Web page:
Thinkerbit v5


Welcome to Thinkerbit v5 - the fastest, cleanest, and most functional version of my little home on the web there's ever been.

If nothing looks different to you, that's because this design has been live since October 2014, although I never announced it. The last post I wrote on (the old name and URL of this site) was "It's for a ring" back in March of 2014. From March to October, Thinkertry appeared to be completely dead because I was busy over here at (the new name and URL) continuing to write while learning how to make the site better.

Today, after publishing 139 new links and articles at this new home without a peep, I'd like to formally acknowledge version 5 of this site and give you a tour.

I dropped WordPress and switched to Kirby

This was the primary catalyst of my hiatus from Thinkertry.

Back in March I started researching ways to speed up WordPress without paying a lot for a better web host. I was with Bluehost at the time (which I now urge you to stay away from at all costs, along with GoDaddy, Hostgator, Dreamhost, and the like).

In my research, I found that WordPress is actually pretty bloated in general for simple blogs like mine. Over the years it has become more of a website platform than a blogging platform - adaptable enough for everyone yet perfect for nobody.

I started thinking about moving away from WordPress, and after some research I eventually discovered Kirby CMS: a simple, flat-file content management system that doesn't use a complicated database like WordPress. I'll save most of the geeky details for another time, but these were the primary benefits of switching:

Of course, there were/are some downsides and risks to Kirby as well:

For a text-centric site like mine, the advantages still outweighed the downsides of making the switch, so I chose Kirby. The alternative, Statamic, was a little too corporate for me, and I still have a lot of trouble remembering and pronouncing its name. Kirby is friendly, and the whole darn thing can be contained in a Finder window. How cool is that?


After doing a brief experiment with Kirby and seeing how awesome it was, I began to revamp the entirety of Thinkertry.

Starting with the name.

I changed the name to Thinkerbit

I did this for a few reasons:

That last reason may seem a bit silly, but it's important. TinkerTry's growth has far exceeded the expectations of my Dad and I, which is awesome, but it also reveals the lack of planning involved when choosing "Thinkertry" as the name of my own site. After my family spent a good couple of hours helping my Dad think of, the last thing I felt like doing was thinking hard about my own experimental blog's name. I added a letter and called it a day.

The funny side effect of that decision was this:


I'm not obsessed with the way this site appears in Google results, but the ghost of that decision has haunted me around the web for many years. Now that's gone.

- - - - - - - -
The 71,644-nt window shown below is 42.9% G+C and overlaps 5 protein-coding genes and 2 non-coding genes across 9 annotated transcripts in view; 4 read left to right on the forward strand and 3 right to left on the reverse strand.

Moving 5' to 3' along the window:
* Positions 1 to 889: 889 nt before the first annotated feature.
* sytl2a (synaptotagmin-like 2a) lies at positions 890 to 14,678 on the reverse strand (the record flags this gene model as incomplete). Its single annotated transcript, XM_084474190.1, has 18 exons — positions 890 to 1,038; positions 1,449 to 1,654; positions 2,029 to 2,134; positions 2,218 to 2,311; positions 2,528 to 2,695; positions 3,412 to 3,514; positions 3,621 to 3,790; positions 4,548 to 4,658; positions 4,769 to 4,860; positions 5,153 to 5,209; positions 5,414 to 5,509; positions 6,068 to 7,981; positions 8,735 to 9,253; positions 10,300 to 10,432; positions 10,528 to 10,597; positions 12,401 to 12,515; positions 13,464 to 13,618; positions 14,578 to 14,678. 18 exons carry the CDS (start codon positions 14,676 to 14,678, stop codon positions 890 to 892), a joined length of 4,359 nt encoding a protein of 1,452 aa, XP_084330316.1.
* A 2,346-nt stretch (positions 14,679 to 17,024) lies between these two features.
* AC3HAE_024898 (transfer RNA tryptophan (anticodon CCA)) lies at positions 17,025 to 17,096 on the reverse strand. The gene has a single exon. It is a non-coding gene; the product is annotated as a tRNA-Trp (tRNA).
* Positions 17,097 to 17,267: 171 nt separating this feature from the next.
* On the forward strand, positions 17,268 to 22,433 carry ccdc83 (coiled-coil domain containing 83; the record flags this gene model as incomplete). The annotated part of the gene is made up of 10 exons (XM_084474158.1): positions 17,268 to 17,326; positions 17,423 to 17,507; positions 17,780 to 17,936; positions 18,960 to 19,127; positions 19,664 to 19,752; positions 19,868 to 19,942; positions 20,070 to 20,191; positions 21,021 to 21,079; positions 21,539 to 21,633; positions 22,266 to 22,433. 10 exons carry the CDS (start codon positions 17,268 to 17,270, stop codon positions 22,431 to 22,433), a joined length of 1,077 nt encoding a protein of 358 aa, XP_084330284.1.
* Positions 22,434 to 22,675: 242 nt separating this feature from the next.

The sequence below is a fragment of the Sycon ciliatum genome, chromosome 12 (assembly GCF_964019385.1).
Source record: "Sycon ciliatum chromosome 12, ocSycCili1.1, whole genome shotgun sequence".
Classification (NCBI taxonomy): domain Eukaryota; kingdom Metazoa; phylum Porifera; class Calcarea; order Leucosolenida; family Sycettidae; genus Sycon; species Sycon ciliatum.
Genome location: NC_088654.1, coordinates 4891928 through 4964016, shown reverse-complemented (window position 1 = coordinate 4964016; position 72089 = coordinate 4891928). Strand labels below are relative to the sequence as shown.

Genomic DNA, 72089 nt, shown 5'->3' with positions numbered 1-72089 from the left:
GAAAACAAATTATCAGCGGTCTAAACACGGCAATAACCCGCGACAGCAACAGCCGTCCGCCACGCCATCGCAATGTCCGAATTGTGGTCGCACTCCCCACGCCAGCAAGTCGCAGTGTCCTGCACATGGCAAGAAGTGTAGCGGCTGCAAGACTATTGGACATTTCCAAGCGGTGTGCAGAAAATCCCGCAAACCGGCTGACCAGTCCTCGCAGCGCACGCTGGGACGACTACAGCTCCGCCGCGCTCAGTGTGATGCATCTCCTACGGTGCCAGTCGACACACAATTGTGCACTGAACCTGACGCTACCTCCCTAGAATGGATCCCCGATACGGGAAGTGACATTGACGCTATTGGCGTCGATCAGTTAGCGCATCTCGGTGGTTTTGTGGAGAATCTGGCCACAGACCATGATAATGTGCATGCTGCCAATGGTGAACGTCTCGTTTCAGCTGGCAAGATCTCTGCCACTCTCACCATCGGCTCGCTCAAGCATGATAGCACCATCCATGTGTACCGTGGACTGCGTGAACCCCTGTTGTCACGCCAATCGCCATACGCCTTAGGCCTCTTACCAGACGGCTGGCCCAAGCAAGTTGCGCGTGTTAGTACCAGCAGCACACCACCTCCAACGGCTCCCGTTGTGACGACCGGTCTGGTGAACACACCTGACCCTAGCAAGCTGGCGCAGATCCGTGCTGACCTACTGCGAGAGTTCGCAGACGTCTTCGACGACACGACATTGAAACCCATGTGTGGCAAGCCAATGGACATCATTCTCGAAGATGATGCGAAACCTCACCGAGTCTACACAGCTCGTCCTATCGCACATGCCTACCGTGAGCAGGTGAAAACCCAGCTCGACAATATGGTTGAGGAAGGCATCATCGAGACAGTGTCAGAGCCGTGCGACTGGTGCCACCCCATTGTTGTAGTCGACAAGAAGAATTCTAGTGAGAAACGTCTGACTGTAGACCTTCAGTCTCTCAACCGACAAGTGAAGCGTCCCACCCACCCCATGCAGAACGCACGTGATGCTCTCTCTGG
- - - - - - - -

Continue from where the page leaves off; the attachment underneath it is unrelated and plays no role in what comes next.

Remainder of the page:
Why the "bit"?

I've been reading stuff on the web voraciously for nearly a decade, and in that time I've grown to hate being tricked into reading crappy fluff pieces that waste my time. Articles with honest titles, concise language, clear organization and respect for their reader are what I strive to write and enjoy sharing.

This site is a place for me to practice extracting, connecting and presenting the core, central bits of the many things that I read online and the new ideas or techniques I'd like to contribute. That's been true since the beginning when I defined Thinkertry as the "bits and pieces of thought", but I think the new name reflects that idea better.

Of course, I won't always take myself so seriously here. This is also a playground where I can flex my web development and design muscles, laugh at dumb things that I think are funny, and share things that are a bit more personal. This is a blog, after all, and I plan on using it more than I do any social network.

(I also recently learned that "bits" in Information Processing Theory are what Human Factors professionals are often hired to reduce. The more bits there are to think about, the more time it takes for people to process that information, which is the basis of Hick's law. Kind of a nice tie-in with the whole KISS philosophy I'm shooting for.)

Changing the name also meant that...

I changed the URL structure (hopefully once and for all)

Over the years, a few of my articles and reviews have been linked to elsewhere on the web. When this started happening, I felt that I had an obligation to keep the URLs they were posting alive for as long as possible.

URLs may seem insignificant, but if you care about the longevity of what you publish online they're something you need to think about. Ideally, you should figure out your site's URL structure before publishing a single article. I didn't, and eventually I learned that I was paying the price.